literalism [lit-er-uh-liz-uh m] ExamplesWord Origin noun

  1. adherence to the exact letter or the literal sense, as in translation or interpretation: to interpret the law with uncompromising literalism.
  2. a peculiarity of expression resulting from this: The work is studded with these obtuse literalisms.
  3. exact representation or portrayal, without idealization, as in art or literature: a literalism more appropriate to journalism than to the novel.

Origin of literalism First recorded in 1635–45; literal + -ism Related formslit·er·al·ist, nounlit·er·al·is·tic, adjectivelit·er·al·is·ti·cal·ly, adverb Examples from the Web for literalism Contemporary Examples of literalism

  • Things are so bad that we do not even realize that literalism itself had a different meaning in past epochs.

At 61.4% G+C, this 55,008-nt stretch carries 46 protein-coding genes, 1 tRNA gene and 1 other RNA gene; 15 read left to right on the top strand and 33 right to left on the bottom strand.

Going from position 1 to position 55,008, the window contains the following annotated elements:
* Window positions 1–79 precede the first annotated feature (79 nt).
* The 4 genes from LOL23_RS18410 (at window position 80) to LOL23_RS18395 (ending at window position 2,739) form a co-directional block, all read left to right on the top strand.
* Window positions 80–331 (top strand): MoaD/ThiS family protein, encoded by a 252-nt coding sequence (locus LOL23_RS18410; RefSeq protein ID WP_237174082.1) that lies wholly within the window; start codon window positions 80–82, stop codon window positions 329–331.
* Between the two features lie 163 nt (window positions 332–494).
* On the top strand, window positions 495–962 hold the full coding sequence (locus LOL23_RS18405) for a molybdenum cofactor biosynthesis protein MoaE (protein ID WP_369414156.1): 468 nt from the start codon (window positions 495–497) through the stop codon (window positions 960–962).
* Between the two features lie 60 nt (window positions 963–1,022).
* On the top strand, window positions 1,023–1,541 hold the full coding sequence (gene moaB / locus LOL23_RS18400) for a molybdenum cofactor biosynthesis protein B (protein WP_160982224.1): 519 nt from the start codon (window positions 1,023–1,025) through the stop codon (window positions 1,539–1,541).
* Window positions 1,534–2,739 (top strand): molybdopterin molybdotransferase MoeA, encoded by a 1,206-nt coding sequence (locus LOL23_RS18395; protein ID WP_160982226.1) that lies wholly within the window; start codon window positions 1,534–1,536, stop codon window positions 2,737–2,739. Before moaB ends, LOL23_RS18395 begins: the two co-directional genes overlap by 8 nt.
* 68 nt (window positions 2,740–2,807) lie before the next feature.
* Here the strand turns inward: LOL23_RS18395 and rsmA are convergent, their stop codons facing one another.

Gwyneth Was Right: America Turned Communication Into a Weaponized Battlefield

    James Poulos

    June 1, 2014

  • Historical Examples of literalism

  • It is literalism, however, which bears the brunt of his attack.

    Early Theories of Translation

    Flora Ross Amos

  • This was so deep a conviction of her soul, that she had little patience with literalism.

    The Story of a Life

    J. Breckenridge Ellis

  • They are immobilised by the dead weight of Biblical literalism.

    Thoughts on religion at the front

    Neville Stuart Talbot

  • Literalism and fanaticism are not vices confined to any one sect.

    The End Of The World

    Edward Eggleston

  • The literalism of the Panorama has lately been invaded by an effort toward the Ideal.

    Harper’s New Monthly Magazine, No. IX.–February, 1851.–Vol. II.


  • British Dictionary definitions for literalism literalism noun

    1. the disposition to take words and statements in their literal sense
    2. literal or realistic portrayal in art or literature

    Derived Formsliteralist, nounliteralistic, adjectiveliteralistically, adverb

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